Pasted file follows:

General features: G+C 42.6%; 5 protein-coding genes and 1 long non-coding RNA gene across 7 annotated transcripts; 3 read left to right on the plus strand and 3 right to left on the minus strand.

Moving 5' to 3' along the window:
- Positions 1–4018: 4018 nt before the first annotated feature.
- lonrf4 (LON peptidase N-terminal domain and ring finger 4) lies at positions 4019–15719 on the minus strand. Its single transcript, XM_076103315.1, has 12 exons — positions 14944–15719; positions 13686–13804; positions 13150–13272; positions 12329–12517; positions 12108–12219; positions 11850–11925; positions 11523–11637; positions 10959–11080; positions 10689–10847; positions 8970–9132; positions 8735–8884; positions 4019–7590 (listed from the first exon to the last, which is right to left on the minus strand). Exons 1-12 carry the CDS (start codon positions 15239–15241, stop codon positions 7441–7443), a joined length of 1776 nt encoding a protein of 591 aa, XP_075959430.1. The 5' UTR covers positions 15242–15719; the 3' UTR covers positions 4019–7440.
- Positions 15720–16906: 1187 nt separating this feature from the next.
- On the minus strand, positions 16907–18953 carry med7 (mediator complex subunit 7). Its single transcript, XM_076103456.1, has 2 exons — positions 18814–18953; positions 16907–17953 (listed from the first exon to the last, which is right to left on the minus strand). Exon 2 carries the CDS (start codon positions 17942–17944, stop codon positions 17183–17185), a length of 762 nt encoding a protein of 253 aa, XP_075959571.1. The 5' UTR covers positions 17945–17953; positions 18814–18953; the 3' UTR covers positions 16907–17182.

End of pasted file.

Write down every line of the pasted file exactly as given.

General features: G+C 42.6%; 5 protein-coding genes and 1 long non-coding RNA gene across 7 annotated transcripts; 3 read left to right on the plus strand and 3 right to left on the minus strand.

Moving 5' to 3' along the window:
- Positions 1–4018: 4018 nt before the first annotated feature.
- lonrf4 (LON peptidase N-terminal domain and ring finger 4) lies at positions 4019–15719 on the minus strand. Its single transcript, XM_076103315.1, has 12 exons — positions 14944–15719; positions 13686–13804; positions 13150–13272; positions 12329–12517; positions 12108–12219; positions 11850–11925; positions 11523–11637; positions 10959–11080; positions 10689–10847; positions 8970–9132; positions 8735–8884; positions 4019–7590 (listed from the first exon to the last, which is right to left on the minus strand). Exons 1-12 carry the CDS (start codon positions 15239–15241, stop codon positions 7441–7443), a joined length of 1776 nt encoding a protein of 591 aa, XP_075959430.1. The 5' UTR covers positions 15242–15719; the 3' UTR covers positions 4019–7440.
- Positions 15720–16906: 1187 nt separating this feature from the next.
- On the minus strand, positions 16907–18953 carry med7 (mediator complex subunit 7). Its single transcript, XM_076103456.1, has 2 exons — positions 18814–18953; positions 16907–17953 (listed from the first exon to the last, which is right to left on the minus strand). Exon 2 carries the CDS (start codon positions 17942–17944, stop codon positions 17183–17185), a length of 762 nt encoding a protein of 253 aa, XP_075959571.1. The 5' UTR covers positions 17945–17953; positions 18814–18953; the 3' UTR covers positions 16907–17182.